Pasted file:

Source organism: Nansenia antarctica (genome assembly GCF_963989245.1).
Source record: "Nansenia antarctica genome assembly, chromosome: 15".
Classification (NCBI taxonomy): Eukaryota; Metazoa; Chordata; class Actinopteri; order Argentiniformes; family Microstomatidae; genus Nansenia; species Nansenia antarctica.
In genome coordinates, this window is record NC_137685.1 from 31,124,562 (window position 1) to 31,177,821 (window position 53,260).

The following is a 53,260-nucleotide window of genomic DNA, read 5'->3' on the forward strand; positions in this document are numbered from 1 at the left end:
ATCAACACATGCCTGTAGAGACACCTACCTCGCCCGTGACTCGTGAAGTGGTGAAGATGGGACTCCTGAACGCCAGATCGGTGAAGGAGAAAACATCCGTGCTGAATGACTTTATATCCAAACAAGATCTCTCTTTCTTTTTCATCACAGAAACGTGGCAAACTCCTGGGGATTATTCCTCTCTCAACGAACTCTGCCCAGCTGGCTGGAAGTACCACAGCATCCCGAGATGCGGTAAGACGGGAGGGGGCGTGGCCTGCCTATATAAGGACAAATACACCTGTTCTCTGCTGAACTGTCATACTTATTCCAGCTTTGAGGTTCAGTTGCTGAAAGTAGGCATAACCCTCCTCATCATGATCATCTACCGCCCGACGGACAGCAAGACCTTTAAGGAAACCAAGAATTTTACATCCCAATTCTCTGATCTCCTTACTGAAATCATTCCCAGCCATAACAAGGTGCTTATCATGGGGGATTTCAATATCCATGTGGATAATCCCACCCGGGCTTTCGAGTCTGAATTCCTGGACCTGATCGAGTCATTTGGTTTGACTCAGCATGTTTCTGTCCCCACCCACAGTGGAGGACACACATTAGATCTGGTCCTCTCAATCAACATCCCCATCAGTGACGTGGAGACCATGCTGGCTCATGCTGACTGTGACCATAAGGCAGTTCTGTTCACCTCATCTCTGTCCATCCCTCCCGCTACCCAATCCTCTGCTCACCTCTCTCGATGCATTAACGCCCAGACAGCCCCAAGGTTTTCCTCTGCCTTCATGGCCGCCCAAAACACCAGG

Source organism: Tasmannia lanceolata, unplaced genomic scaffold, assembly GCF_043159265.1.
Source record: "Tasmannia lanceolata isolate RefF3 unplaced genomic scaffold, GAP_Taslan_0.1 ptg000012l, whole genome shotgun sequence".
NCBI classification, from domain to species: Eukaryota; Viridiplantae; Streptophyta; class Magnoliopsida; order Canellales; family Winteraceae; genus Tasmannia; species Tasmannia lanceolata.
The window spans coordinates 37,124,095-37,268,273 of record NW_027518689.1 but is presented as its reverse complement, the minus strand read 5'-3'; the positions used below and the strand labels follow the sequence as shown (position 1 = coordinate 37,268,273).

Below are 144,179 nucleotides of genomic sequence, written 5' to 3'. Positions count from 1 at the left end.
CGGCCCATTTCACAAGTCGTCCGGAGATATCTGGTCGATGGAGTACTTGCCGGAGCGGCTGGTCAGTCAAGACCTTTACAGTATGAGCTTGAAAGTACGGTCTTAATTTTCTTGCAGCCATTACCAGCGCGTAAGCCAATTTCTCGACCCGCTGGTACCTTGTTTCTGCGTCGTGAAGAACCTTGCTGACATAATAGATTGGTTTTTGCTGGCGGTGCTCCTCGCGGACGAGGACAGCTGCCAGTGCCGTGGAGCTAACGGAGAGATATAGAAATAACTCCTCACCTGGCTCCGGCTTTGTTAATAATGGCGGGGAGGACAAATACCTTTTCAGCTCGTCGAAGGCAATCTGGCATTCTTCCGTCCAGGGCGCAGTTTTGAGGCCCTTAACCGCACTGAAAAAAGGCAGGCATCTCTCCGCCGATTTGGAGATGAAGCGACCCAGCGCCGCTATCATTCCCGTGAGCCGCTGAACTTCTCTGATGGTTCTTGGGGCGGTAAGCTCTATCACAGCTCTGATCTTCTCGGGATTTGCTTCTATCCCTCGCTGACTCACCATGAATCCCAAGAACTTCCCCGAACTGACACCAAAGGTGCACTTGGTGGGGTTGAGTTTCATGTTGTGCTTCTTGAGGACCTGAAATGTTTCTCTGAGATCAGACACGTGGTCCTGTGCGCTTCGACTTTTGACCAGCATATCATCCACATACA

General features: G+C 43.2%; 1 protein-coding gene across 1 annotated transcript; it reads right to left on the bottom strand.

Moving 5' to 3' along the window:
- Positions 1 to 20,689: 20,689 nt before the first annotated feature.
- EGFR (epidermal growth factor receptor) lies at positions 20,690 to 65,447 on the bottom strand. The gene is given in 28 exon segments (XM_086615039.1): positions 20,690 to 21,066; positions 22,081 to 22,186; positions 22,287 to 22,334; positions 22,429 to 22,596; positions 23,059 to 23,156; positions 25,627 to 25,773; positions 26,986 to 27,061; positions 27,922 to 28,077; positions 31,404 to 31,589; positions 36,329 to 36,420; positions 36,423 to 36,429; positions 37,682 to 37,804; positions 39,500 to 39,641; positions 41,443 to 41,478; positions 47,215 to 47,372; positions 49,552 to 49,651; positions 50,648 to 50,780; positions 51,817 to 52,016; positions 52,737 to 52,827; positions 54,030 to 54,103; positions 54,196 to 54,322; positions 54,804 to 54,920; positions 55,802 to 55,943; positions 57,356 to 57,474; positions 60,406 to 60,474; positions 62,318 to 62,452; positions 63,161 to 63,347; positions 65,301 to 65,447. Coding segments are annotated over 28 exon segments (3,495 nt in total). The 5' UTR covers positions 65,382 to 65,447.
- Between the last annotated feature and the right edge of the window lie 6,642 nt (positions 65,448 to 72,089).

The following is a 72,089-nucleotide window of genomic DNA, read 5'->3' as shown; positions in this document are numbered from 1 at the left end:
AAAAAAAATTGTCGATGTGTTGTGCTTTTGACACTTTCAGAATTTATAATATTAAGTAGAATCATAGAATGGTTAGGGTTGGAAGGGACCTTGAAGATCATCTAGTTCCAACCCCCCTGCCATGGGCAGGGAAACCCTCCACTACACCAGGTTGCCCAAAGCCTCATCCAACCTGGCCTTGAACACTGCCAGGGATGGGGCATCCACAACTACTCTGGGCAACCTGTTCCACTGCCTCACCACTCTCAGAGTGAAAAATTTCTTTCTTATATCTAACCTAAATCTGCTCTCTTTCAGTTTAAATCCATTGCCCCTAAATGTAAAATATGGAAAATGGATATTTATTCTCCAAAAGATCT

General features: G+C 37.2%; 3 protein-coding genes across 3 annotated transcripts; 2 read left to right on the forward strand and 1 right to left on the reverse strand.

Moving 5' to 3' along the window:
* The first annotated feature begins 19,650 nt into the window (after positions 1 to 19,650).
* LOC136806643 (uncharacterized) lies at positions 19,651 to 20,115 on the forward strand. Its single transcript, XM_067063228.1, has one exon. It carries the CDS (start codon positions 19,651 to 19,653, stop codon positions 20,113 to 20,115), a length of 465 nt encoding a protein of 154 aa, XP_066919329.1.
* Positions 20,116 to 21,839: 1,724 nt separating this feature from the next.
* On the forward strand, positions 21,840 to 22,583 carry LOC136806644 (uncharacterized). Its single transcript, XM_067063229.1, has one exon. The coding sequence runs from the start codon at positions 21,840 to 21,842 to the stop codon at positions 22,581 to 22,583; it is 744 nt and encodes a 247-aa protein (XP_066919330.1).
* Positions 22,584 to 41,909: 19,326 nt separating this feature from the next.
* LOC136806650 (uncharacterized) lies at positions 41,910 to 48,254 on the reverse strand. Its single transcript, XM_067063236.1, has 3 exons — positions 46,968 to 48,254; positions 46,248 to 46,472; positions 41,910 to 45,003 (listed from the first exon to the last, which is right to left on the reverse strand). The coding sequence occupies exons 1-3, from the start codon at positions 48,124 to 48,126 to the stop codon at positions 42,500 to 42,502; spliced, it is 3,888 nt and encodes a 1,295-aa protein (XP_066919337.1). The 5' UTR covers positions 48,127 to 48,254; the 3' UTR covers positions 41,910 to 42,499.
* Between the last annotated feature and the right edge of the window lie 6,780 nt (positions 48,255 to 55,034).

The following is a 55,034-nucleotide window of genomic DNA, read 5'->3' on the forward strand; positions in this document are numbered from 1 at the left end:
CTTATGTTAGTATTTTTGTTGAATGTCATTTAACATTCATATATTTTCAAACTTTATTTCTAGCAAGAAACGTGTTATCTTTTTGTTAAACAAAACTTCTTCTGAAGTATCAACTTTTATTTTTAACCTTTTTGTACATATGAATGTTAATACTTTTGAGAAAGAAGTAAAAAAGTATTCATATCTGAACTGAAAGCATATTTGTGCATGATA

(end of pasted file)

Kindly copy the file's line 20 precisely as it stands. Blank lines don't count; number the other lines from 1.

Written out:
General features: G+C 37.2%; 3 protein-coding genes across 3 annotated transcripts; 2 read left to right on the forward strand and 1 right to left on the reverse strand.